Then there are some other portraits that are clearly part of the process of figuring out the building. Trying to reconcile that was very interesting for me. It made me question – what is the relationship between drawings and places and ideas? That’s what we are trying to look at together with this exhibition – what do the drawings tell us about placemaking?
I understand this is the first major exhibition to draw from the archives to look at Bawa’s practice. Why do you think it’s taken so long to have an exhibition of this nature?
There was one major exhibition in 2004 in Frankfurt after GB passed away in 2003 but it wasn’t based on the archives. I think the reason for that is that in the museum world, works on paper are the most fragile. They’re sensitive to temperature, they’re sensitive to light and there are lots of challenges to taking something like these drawings out of the country and bringing them and insuring them and packing them. At the exhibition in Frankfurt, they did take some objects but they had to reprint the drawings. There have been sporadic shows of a much smaller scale in the years since. Doing an exhibition on an archive is a very challenging thing from the material point of view – just in terms of conservation that’s required.
Interestingly, there is going to be an exhibition in New York that is going to show some of GB’s work and in Hong Kong. I think it’s interesting that more than 15 years after the architect’s passing, the interest in his work is rising rather than dipping. For the Trust, it was a matter of having the resources in place to have a structure to allow a curator and a curatorial team.
I think there was also the desire to do something like this for a while. I don’t think this is going to be the last by any means. It’s just a very expensive and effort-filled exercise and one that needs to be undertaken with a lot of consideration.
What are the challenges in the work that you do?
The challenges are mainly because there aren’t a lot of precedents in the local context. We have an amazing team of around nine young people working on this exhibition along with the trustees and there is a lot of training involved as a result. Most of our team is working on a project of this nature for the first time. With a lot of the things we’re trying, we’re using a first principles sort of approach which is always a good place to be – it’s not doing things out of habit.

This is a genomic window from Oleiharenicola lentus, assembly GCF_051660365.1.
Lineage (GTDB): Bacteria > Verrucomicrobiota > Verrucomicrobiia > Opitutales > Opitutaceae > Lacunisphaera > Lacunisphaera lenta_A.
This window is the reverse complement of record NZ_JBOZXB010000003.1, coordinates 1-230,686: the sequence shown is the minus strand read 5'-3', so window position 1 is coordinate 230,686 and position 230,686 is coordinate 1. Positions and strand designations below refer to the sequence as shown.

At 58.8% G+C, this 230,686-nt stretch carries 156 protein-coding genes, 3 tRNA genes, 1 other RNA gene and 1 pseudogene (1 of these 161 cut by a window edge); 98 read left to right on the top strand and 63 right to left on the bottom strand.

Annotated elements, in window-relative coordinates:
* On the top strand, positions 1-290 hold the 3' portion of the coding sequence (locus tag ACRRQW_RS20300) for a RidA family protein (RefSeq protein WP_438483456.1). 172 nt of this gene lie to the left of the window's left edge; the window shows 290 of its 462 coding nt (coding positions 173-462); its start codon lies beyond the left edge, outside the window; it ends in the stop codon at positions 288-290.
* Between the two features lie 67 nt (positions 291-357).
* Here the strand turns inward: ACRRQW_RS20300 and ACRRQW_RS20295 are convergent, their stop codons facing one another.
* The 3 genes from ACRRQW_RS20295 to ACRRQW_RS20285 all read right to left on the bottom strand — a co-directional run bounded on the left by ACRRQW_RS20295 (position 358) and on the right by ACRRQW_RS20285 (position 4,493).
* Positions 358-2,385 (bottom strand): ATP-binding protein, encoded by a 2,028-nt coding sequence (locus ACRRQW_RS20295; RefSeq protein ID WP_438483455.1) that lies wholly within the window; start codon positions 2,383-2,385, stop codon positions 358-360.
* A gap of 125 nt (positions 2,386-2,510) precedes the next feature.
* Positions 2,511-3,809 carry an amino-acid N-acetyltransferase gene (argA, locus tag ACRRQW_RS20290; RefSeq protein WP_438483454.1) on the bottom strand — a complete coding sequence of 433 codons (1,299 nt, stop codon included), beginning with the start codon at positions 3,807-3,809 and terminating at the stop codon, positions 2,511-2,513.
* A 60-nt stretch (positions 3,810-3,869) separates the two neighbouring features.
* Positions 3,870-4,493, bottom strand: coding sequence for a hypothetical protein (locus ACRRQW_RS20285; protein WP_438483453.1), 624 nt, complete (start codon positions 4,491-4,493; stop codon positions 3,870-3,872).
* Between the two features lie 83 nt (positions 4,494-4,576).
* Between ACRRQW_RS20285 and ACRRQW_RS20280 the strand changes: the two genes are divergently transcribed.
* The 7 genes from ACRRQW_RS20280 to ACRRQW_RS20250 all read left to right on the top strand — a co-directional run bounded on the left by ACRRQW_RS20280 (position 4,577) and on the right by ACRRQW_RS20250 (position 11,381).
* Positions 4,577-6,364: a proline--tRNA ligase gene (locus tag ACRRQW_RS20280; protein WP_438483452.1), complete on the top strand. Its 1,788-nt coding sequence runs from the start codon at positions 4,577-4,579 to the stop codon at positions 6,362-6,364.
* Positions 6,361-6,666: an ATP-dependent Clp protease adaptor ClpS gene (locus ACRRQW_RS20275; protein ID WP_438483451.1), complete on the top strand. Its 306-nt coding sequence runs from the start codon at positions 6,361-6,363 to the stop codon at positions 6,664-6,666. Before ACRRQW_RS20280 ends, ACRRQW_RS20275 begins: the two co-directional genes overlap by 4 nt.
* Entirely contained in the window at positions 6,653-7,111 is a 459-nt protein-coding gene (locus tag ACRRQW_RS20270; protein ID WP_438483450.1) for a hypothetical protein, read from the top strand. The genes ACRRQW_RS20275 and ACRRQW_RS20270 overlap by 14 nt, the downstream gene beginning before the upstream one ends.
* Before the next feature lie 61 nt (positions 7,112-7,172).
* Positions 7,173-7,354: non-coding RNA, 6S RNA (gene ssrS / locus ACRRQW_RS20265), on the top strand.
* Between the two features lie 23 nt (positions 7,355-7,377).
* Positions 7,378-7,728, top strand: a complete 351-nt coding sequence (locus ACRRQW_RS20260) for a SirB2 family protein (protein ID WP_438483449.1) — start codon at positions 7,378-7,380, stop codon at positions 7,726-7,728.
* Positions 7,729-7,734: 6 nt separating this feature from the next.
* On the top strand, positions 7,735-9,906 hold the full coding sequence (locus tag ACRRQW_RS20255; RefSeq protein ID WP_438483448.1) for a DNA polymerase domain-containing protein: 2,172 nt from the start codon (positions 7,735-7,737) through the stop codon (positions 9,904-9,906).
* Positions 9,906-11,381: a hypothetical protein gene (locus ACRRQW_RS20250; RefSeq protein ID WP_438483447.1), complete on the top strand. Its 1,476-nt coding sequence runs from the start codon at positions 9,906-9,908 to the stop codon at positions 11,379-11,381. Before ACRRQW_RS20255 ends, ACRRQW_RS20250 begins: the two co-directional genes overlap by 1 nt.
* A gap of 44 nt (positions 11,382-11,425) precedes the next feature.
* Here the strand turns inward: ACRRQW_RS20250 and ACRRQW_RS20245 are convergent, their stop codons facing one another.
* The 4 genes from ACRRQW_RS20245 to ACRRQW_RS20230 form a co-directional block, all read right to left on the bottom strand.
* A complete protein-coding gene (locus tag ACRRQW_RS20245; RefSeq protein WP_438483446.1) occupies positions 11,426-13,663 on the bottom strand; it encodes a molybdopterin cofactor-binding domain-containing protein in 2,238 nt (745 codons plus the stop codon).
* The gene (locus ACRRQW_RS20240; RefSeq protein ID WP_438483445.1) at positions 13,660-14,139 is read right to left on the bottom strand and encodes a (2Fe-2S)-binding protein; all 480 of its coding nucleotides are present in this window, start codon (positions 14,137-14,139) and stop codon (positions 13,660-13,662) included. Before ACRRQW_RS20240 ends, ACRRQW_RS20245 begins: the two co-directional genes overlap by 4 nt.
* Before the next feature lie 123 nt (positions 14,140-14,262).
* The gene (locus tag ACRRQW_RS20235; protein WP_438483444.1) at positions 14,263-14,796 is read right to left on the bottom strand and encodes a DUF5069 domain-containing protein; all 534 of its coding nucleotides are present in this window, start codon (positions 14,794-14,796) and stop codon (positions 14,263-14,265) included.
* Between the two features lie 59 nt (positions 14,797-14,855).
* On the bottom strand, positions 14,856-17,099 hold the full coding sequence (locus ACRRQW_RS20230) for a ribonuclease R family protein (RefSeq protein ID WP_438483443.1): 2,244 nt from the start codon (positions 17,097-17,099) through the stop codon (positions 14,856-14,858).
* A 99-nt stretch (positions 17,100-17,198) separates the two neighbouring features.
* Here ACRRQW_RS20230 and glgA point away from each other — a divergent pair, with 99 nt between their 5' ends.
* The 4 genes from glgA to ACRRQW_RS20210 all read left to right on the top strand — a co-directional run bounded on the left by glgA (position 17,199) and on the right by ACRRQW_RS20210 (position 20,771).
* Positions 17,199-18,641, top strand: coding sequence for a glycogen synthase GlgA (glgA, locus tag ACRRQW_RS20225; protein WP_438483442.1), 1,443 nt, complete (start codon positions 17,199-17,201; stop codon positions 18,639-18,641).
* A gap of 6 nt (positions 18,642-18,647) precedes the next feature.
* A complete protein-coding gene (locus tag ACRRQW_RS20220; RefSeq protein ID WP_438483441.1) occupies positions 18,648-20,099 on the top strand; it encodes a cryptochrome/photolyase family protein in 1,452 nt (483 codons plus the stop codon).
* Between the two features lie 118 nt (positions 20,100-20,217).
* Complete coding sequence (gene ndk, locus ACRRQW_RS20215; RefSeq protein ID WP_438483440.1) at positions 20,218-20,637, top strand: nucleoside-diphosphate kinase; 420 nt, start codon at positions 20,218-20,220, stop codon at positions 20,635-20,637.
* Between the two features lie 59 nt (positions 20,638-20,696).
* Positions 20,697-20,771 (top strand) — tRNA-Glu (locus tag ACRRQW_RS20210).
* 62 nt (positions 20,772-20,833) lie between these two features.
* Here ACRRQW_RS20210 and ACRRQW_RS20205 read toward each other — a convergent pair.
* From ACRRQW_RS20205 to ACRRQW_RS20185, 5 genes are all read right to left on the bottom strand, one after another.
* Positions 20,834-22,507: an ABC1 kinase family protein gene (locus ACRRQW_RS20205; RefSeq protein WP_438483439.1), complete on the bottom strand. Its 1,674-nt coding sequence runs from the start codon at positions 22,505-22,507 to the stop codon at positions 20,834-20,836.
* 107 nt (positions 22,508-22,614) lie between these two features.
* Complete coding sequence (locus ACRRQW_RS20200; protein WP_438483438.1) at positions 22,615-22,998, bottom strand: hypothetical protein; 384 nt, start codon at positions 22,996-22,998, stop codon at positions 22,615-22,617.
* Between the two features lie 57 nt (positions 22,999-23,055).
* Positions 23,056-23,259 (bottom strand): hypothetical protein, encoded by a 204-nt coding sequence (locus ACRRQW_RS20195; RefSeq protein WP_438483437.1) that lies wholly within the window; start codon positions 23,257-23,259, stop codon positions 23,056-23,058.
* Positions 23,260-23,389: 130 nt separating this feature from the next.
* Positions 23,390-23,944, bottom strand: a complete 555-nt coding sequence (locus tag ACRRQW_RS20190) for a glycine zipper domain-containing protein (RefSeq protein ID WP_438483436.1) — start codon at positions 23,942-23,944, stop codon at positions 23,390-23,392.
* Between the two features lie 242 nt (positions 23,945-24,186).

I think there are other structural challenges in terms of the difficulty in relation to the conservation materials we need, the kinds of framing we need – insurance, transportation – the kind of things I really took for granted until I moved back because those kinds of requirements are extremely specific in a museum context and we’ve had to improvise a lot.
Our audience is also nascent in the museum-going sense. We’ve been very lucky with the kind of involvement that people have shown with what we’re doing. Every time we do something though, we have to consider how this material would be experienced by someone who’s really not encountered something like this before – for someone who’s never seen an architecture drawing on a wall before, and that’s probably a lot of people, and that’s something that has to be considered carefully.
Do you have any recommendations of what our Government/figures in authority can be doing?
I think in Sri Lanka our state-owned museums have some incredible collections. It would be wonderful if there were more ways to involve them in people’s everyday lives. Most of us are taken from school maybe once or twice, but the idea that you can keep coming back to see something and that each of those times, there’ll be new things to see is important. This is generally also supported by programming and we take programming very seriously. How we take up that challenge at the Trust, for example, is to say: “Let’s do events to engage with this material together; let’s do tours, talks, and workshops, so we can ask questions together.” What’s needed is to create the kind of access and engagement with collections even from antiquity to understand how they fit in our contemporary histories.
Secondly, there are structural things. It’s very, very hard to get support – financially. This type of work is so new that there are no comparison points. We are very aware of the economic realities of Sri Lanka but there are things that could be done – like tax breaks to encourage people to donate privately which is what a lot of countries do, to incentivise people to donate to charitable organisations and nonprofits. There’s a lot of drawbacks to that kind of system as well but given that we don’t have state funding at all for institutions like the Trust, we need to rely on structural, systemic things that could catalyse a vibrant and contemporary network of institutions and practises in the creative field.
Things like insurance, valuation, transportation, framing, and conservation – these could all be developed further.
If there were three things you’d like Sri Lankans and others around the world to know about Bawa’s work/influence on architecture in SL, what would they be?